Tag Archives: Characters

Book twenty-four and Book twenty-five: The Weirdstone of Brisingamen and The Moon of Gomrath (Tales of Alderley) #Garner

The Tales of Alderley are children’s fantasy novels written in the 1950s and 60s by Alan Garner.  Despite critical success Garner actually grew to dislike his characters and the third book in the series wasn’t released until 2012!

Upon reading these books my first thought was how had I not read them when I was younger.  They are a fantastic introduction to the fantasy world for children and I can’t believe it has taken me so long to stumble across them.  Set in and around Macclesfield and Alderley Edge in Cheshire the books rely heavily on the folklore and landscape of the area and having grown up not too far from the area myself I definitely connected with the setting of the story.

So what is the story?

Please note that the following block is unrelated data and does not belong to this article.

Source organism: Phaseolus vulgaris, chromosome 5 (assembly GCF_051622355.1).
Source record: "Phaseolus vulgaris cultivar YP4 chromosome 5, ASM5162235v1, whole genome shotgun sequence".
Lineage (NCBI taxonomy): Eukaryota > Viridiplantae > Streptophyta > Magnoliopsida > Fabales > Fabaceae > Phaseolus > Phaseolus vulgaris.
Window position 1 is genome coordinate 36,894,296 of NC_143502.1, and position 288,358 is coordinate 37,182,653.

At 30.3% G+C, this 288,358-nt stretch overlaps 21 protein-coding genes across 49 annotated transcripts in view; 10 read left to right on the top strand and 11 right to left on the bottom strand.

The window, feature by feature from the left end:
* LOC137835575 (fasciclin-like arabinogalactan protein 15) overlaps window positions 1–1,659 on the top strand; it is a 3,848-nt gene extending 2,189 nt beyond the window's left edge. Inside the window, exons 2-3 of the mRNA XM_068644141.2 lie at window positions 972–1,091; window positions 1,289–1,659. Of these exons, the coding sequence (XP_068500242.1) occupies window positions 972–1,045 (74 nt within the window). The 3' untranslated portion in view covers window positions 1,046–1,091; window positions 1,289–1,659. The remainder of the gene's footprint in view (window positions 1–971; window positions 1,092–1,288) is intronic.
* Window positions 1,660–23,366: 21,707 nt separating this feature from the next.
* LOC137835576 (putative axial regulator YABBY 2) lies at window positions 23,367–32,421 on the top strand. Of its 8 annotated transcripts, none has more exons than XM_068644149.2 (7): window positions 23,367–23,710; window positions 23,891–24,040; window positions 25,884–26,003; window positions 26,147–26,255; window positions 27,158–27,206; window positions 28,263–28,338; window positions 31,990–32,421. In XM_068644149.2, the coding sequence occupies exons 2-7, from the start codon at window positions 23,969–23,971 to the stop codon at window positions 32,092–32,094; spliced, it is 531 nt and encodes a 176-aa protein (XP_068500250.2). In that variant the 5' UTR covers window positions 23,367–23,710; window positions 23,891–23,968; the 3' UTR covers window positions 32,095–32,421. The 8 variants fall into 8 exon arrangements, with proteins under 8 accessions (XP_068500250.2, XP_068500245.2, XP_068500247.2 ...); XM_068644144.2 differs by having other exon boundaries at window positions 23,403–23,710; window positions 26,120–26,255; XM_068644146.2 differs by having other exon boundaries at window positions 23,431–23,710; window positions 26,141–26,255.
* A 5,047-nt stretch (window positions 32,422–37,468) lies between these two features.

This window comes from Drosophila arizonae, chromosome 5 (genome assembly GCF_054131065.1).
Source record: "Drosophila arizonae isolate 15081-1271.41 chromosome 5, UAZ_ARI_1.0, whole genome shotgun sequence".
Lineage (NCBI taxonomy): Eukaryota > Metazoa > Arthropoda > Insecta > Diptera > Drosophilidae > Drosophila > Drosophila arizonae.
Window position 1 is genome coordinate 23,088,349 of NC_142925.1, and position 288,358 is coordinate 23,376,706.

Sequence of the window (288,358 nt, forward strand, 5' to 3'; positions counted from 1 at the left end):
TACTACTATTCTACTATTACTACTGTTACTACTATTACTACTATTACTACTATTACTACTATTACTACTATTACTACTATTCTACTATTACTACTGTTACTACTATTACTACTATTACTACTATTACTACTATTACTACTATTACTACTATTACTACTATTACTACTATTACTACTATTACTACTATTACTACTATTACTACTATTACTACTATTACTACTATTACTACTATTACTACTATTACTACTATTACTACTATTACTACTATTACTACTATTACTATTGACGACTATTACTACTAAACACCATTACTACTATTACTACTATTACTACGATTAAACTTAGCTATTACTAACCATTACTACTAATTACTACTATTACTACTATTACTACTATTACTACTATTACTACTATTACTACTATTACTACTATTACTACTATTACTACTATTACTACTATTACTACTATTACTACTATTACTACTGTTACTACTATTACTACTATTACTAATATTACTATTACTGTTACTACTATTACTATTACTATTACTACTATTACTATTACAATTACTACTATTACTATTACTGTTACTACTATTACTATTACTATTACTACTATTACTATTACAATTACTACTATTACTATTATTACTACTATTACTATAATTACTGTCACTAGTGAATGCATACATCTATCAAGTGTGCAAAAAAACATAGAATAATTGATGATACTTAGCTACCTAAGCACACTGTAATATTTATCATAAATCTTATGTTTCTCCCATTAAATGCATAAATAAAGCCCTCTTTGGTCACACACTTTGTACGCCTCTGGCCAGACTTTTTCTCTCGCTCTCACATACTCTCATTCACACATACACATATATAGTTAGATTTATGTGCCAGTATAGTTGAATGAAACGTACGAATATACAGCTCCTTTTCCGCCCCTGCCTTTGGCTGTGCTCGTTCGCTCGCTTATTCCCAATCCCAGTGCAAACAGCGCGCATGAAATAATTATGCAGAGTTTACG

The Tales of Alderley tells the story of two children, Colin and Susan who are sent to stay with old family friends whilst their parents are overseas.  Living on a farm in a quiet rural area of Cheshire the children naturally begin to explore the fields and woods and in doing so come to realise that the world they know is shared with wizards, shape shifting witches, dwarves and other magical creatures.  The first book focuses on the lost Weirdstone of Brisingmen, key to protecting the world of humans and good magic from the evil spirit Nastrond.  When it falls into the wrong hands the power of dark side begins to grow and Colin and Susan find themselves caught up in a great quest to take back the stone and quell the forces of darkness once more.  In the second book some time has passed since the great battle and Colin and Susan have had no contact with the world of magic.  But times are changing and the elves need Susan and Colin’s help with an unknown evil power in their own lands.  In helping the elves, Susan is left vulnerable to other older dark powers roaming the Cheshire countryside.  A struggle between old and new magic is taking place and the children get caught very much in the middle of it.